China saw solid demand for its third offering of dollar bonds in three years, though U.S. investors largely left the deal alone amid the trade war.

Fund managers were also a diminished presence from last year, with the bulk of the sale taken up by banks and the public sector -- a group that includes central banks and sovereign wealth funds. Final orders amounted to more than $16.5 billion for the $6 billion of securities, compared with $13.2 billion for $3 billion last year -- a significantly lower cover ratio that still underscores enduring demand.

Europeans saw even bigger appetite for the Chinese dollar debt than last year, with Europe, the Middle East and Africa taking up half of the entire five-year note issue, against 4% for buyers from the Americas. For China, the deal marks another successful benchmark offshore issue despite rising concerns about a potential decoupling with the U.S.

“It has been a very successful auction,” even with the limited American participation, Dariusz Kowalczyk, chief China economist at Credit Agricole SA in Hong Kong, said on Bloomberg TV. “It will help Chinese non-sovereign issuers raise funds cheaper, because a sovereign dollar offshore yield curve has now been formed.”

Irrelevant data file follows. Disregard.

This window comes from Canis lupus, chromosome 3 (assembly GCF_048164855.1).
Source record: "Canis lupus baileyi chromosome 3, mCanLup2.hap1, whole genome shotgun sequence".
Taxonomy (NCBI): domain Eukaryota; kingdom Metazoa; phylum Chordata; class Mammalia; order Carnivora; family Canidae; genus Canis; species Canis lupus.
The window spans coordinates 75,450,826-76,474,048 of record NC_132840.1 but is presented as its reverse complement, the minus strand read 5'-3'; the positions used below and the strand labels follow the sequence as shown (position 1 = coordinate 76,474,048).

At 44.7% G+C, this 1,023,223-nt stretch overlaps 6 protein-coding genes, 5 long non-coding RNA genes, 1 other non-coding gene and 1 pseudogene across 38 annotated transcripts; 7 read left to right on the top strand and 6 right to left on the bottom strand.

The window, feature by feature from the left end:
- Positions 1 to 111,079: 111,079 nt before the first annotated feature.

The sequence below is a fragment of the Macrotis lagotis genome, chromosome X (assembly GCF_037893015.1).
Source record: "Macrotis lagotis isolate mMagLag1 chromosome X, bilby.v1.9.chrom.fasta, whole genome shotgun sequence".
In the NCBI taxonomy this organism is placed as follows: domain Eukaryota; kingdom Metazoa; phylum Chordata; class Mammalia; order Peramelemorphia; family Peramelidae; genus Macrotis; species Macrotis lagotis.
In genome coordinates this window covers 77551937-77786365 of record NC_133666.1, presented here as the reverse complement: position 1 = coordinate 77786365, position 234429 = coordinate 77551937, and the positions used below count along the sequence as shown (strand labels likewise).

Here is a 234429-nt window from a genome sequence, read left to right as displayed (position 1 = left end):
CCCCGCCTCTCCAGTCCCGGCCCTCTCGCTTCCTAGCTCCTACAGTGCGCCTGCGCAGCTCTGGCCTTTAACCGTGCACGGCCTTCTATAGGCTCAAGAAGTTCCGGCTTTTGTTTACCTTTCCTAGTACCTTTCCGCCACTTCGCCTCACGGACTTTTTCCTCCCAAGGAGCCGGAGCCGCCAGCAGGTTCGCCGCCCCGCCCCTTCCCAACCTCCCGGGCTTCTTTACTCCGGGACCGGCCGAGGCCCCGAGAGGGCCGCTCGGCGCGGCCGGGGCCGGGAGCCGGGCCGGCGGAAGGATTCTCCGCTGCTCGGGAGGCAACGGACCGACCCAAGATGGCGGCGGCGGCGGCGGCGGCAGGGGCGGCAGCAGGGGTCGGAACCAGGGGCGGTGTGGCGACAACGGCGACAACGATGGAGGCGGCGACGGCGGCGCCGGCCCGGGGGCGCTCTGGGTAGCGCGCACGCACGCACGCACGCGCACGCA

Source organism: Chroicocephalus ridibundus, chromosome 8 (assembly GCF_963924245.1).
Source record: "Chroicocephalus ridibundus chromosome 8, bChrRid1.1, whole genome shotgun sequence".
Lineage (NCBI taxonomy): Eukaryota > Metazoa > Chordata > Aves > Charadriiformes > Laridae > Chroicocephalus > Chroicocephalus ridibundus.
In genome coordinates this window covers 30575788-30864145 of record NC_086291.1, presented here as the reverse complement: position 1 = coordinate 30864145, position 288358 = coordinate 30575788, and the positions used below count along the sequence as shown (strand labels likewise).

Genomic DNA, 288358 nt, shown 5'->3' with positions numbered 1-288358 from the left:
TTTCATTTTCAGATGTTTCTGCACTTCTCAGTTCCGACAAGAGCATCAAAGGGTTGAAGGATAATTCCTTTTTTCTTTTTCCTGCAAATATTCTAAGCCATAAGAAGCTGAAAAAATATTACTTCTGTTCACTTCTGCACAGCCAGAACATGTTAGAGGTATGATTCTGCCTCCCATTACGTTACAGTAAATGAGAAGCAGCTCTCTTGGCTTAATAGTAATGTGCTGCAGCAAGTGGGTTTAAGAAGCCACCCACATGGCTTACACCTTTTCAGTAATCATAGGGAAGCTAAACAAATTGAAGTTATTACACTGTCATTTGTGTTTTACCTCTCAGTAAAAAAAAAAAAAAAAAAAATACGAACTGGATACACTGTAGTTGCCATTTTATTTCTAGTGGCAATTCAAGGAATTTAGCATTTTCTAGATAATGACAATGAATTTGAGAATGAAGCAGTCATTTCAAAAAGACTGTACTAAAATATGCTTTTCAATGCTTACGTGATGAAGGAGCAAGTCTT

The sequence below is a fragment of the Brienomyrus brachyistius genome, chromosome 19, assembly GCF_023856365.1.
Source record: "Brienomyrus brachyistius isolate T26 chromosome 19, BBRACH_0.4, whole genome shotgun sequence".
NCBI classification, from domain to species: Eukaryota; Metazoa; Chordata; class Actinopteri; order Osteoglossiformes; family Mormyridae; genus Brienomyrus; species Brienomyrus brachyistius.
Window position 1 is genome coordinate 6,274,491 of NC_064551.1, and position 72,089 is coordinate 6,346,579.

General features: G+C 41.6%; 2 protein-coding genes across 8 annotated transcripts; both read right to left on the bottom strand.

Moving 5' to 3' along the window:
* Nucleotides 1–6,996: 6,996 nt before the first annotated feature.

Kowalczyk also said the operation could help the yuan in the short term, presuming that China converts the dollars back to its domestic currency. The yuan could even revisit 7 per dollar in the short term, he said.

The dollar bonds were sold under Regulation S, which means they weren’t directly available to funds based in the U.S. China’s offering in 2017 saw major demand from offshore American buyers, who made up 20% of the allocation for five-year notes. Demand dwindled a year later, to just 2% for the five-years, as the U.S.-China trade war raged.

China’s 10-year notes saw an allocation of just 1% to the Americas, against 4% last year and 19% in 2017.

Fund managers, such as mutual funds, along with insurers and pension funds saw limited demand, with the exception of China’s 20-year note -- a maturity that didn’t feature in the offerings the past two years. The so-called real-money investors took up 49% of that allocation. The 10-year allocation was 17%, down from 44% last year and 70% back in 2017.

The shorter-term maturities sold Tuesday rallied in the secondary market Wednesday morning, while the premiums on 10-year and 20-year notes widened, according to credit traders.

China now has dollar securities with maturities ranging from 2022 to 2048 from the three years of sales by the Ministry of Finance.

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